Food for thought: HRTS panel turns Barry blue

Sonnenfeld steals show at luncheon

Network chiefs are usually front and center at the annual HRTS luncheon. This year, they were more like background players who alternately smiled and cringed during a lively, often funny yet uncomfortable panel discussion that was mostly about moderator Barry Sonnenfeld's take on things.

Sonnenfeld quickly set the tone Tuesday by opening with a story about the size of his penis. He followed up by asking such off-the-cuff questions as "Do you get more sex as an independent producer or an executive, and has sex changed?" (to NBC's Ben Silverman); "Do you agree that Peter Liguori is so handsome, you have to punch him in the face?" (to Fox's Kevin Reilly); "Has Les Moonves ever threatened to kill one of you?" (to CBS' Nina Tassler and the CW's Dawn Ostroff); and, to all of them, "If death was not an option, who would you rather drive in a car with cross country — Les Moonves in a really bad mood or Steve McPherson?"

Needless to say, all of these questions remained unanswered.

To the disappointment of those who shelled out $200-$400 a pop to hear the network chiefs' insights on the current state and future of the broadcast business or to see Silverman and ABC's McPherson spar over McPherson's infamous "be a man" comment in July, the panel didn't feature either. (McPherson and Silverman were strategically situated far from each other on the stage, and Silverman even complimented McPherson on the scheduling of the comedy "Samantha Who?" behind a 90-minute "Dancing With the Stars.")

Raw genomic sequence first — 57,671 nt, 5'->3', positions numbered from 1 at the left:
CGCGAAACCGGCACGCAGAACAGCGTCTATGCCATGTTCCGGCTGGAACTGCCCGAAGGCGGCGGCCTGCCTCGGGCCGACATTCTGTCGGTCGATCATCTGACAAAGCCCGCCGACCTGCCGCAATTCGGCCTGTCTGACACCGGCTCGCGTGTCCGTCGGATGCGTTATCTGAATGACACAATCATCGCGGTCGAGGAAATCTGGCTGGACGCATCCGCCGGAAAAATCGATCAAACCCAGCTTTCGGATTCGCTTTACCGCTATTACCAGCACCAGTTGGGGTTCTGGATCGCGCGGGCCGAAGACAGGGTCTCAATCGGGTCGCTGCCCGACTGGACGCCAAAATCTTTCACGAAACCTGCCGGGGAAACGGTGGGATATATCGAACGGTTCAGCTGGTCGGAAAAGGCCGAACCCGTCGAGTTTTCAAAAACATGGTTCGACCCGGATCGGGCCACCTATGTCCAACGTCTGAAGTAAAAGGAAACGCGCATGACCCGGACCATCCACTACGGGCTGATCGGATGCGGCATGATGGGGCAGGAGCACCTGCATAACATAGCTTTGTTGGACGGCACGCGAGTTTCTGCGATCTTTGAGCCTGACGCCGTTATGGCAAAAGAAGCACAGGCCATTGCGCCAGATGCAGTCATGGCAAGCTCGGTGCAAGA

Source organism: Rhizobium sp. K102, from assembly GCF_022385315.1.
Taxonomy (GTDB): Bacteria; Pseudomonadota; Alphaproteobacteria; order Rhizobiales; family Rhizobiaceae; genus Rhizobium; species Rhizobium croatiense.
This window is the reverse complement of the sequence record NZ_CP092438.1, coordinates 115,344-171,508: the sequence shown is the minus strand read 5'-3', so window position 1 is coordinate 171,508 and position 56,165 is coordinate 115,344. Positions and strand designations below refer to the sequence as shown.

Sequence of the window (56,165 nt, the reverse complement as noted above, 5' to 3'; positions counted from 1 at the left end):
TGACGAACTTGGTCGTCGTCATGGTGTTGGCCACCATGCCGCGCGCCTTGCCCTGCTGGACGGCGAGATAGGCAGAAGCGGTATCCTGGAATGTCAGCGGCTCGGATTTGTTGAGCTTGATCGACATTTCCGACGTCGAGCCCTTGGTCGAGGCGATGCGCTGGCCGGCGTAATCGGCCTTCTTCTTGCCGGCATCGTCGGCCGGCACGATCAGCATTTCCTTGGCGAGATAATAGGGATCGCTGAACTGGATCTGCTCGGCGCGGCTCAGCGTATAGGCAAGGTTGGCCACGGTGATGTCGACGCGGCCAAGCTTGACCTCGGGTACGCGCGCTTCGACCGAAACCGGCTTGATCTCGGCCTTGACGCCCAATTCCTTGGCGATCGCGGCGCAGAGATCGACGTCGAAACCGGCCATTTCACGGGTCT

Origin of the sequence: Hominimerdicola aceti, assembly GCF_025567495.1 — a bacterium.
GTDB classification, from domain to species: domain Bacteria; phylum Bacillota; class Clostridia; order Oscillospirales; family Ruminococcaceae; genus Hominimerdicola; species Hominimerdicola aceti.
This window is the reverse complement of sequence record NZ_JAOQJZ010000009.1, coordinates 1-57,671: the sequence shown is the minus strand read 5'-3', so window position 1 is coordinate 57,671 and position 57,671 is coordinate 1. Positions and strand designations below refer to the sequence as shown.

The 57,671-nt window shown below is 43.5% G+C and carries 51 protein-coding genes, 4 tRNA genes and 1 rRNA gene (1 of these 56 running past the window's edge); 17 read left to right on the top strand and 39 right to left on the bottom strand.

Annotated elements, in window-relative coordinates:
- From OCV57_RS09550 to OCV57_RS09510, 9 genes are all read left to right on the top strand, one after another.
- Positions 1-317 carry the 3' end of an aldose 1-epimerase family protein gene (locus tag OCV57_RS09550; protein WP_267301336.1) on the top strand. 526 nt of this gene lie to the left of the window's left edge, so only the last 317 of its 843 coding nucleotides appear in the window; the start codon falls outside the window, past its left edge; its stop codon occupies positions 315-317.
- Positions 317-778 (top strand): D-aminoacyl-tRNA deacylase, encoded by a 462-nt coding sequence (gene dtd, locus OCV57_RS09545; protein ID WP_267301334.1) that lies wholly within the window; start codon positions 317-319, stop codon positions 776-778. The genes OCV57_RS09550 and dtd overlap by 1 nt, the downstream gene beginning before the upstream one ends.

Like an episode of HBO's "Curb Your Enthusiasm," Sonnenfeld vented about everything in Hollywood he has a beef about — long pitch meetings, budget tensions over shows that are not vertically integrated (through the prism of his experience on the ABC/Warner Bros. TV series "Pushing Daisies"), pilot testing and pilot season.

All the network chiefs sided with Sonnenfeld's dismissal of the current pilot season model that cramps the production of more than 100 pilots into a three-month period.

"It's crazy, it makes no sense," McPherson said. "It's like shooting all action movies of the year within two months."

Added Reilly: "Everything gets locked into this dance. One good thing that might come out of a strike … it would give us an excuse to shake things up."

Sonnenfeld did address the looming strike by pressing on the issue of writers' new-media residuals, a sticking point in the WGA's contract negotiations with the networks and studios.

When Tassler argued for a "wait-and-see approach" as no one knows exactly how the digital platforms would be monetized, Sonnenfeld fired back that writers have to be paid regardless.

"When you get hired as the head of CBS, we don't know if you're going to do a good job or a bad job, but we pay you a salary nonetheless," he said.

The only spark between the chiefs flew while they were answering a question about how they spend their weekends.

As the youngest and only single person on the panel, Silverman began with "When I'm not dating your kids …," prompting his predecessor at NBC, Reilly, to lean over and say, "I have two boys," to cheers from the audience.